Professional Painter Tips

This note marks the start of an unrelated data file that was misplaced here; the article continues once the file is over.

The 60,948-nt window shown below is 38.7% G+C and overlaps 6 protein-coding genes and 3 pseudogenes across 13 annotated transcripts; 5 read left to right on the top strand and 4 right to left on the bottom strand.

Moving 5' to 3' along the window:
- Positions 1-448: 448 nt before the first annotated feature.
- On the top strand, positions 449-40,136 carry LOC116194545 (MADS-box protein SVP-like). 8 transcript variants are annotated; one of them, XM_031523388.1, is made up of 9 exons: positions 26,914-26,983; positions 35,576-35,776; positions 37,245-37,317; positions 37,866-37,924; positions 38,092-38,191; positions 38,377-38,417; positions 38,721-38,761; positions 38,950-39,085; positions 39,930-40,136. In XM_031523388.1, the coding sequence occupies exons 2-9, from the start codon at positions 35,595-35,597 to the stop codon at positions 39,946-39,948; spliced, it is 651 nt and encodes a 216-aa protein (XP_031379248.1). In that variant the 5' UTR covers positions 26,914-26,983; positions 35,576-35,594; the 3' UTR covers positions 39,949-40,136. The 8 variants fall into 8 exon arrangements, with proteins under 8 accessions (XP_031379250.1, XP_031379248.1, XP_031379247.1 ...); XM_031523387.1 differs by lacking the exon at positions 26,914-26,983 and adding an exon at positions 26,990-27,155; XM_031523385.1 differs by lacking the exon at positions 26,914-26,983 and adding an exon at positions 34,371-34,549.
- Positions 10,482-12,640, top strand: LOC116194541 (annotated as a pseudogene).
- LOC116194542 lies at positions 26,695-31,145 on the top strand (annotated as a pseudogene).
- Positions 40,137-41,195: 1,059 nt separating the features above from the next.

As a home owner have you ever sat around your house thinking about your next interior painting project and wondered “Do I need to hire a professional painter or can I do this myself?”  In this article, as a Raleigh, NC painter, I want to give you a few simple tips that will help you have a professional outcome on the next room you want to have painted.  Let’s assume that you want to paint the walls and trim in a particular room.  The first thing you should do after choosing your colors is to determine how much material will be necessary for the project. Generally speaking, interior wall paints will usually cover around 400 sqft. of actual wall space and a qt. to a half gallon of interior semi-gloss will go a long way in painting the trim in most rooms.  After figuring the material needed for your project, the next step – and probably the most important – is the preparation phase.  The walls should be inspected for nail pops, dings, and stress cracks.  All-purpose joint compound is what I use to repair these areas.  Stress cracks will need to have a mesh tape applied over the crack and then two or three applications of mud applied.  Some of the deeper nail holes will require two coats of mud.  After point-up work is complete and has had sufficient time to dry, sand it smooth, feathering the edges followed by spot priming.  I usually just use the wall paint that I plan on putting on the walls for the primer.  Remove wall plates and all picture hangers (i.e. hooks and nails).  It’s important to have these objects out of the way when rolling the walls.  The next step would be to sand all walls and trim lightly then inspect trim for any cracks or holes; caulk and putty where needed.  After all of your prepped areas have dried thoroughly, it’s time to paint.  Since we are painting the walls and trim in this room, I like to paint the trim first and this is why:  When painting the trim first, I don’t have to worry about getting a little trim paint on the walls.  I just want to make sure the trim is brushed out nice and smooth.  Don’t forget to cover all flooring with drop cloths to eliminate paint specs.  After the trim has dried really well, I can then tape the edges of all the trim then cut in and roll the walls.  When taping the edges, use the green or blue painters’ tape.  It works really well and won’t pull the trim paint off the edges when removed.  When cutting in and rolling the walls, if you are using darker colors, you should cut in and roll one wall at a time to eliminate what is known as “hat banning.”  This is where the brush work doesn’t match the roller work. Hat banning occurs when the cut in work has had time to dry and then the roller work is rolled back into it, which will give these areas the appearance of two coats as opposed to one coat, changing the color slightly in these areas. After all the walls are painted, gently remove your tape work and you should have nice straight lines if your tape work was done correctly.  Replace all wall plates and you’re done.  If you followed these simple steps, you should have an end result that would be the envy of any professional painter.